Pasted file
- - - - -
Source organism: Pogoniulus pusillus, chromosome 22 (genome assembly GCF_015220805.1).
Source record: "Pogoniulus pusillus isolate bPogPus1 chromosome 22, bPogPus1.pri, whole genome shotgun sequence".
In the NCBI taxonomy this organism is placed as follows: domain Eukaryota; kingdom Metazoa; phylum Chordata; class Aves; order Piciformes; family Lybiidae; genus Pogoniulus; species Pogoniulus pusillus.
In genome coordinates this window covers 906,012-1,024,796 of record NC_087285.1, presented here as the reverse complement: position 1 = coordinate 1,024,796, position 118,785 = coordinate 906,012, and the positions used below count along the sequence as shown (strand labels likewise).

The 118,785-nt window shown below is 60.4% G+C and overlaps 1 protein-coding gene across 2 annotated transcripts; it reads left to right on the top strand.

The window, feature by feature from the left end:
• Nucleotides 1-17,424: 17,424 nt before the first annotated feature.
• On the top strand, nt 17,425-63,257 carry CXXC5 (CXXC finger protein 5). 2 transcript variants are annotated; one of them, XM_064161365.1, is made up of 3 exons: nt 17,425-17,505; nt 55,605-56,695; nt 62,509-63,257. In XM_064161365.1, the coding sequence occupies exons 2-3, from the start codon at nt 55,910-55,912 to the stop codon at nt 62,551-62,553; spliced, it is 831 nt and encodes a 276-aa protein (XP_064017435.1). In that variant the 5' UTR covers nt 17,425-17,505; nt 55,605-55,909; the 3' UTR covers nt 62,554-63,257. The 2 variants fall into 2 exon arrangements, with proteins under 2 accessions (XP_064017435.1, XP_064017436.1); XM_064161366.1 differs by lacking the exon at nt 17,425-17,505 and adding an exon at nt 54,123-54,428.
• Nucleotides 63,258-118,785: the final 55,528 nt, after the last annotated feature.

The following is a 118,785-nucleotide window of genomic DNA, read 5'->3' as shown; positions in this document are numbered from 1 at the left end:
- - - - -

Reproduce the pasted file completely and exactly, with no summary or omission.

Source organism: Pogoniulus pusillus, chromosome 22 (genome assembly GCF_015220805.1).
Source record: "Pogoniulus pusillus isolate bPogPus1 chromosome 22, bPogPus1.pri, whole genome shotgun sequence".
In the NCBI taxonomy this organism is placed as follows: domain Eukaryota; kingdom Metazoa; phylum Chordata; class Aves; order Piciformes; family Lybiidae; genus Pogoniulus; species Pogoniulus pusillus.
In genome coordinates this window covers 906,012-1,024,796 of record NC_087285.1, presented here as the reverse complement: position 1 = coordinate 1,024,796, position 118,785 = coordinate 906,012, and the positions used below count along the sequence as shown (strand labels likewise).

The 118,785-nt window shown below is 60.4% G+C and overlaps 1 protein-coding gene across 2 annotated transcripts; it reads left to right on the top strand.

The window, feature by feature from the left end:
• Nucleotides 1-17,424: 17,424 nt before the first annotated feature.
• On the top strand, nt 17,425-63,257 carry CXXC5 (CXXC finger protein 5). 2 transcript variants are annotated; one of them, XM_064161365.1, is made up of 3 exons: nt 17,425-17,505; nt 55,605-56,695; nt 62,509-63,257. In XM_064161365.1, the coding sequence occupies exons 2-3, from the start codon at nt 55,910-55,912 to the stop codon at nt 62,551-62,553; spliced, it is 831 nt and encodes a 276-aa protein (XP_064017435.1). In that variant the 5' UTR covers nt 17,425-17,505; nt 55,605-55,909; the 3' UTR covers nt 62,554-63,257. The 2 variants fall into 2 exon arrangements, with proteins under 2 accessions (XP_064017435.1, XP_064017436.1); XM_064161366.1 differs by lacking the exon at nt 17,425-17,505 and adding an exon at nt 54,123-54,428.
• Nucleotides 63,258-118,785: the final 55,528 nt, after the last annotated feature.

The following is a 118,785-nucleotide window of genomic DNA, read 5'->3' as shown; positions in this document are numbered from 1 at the left end: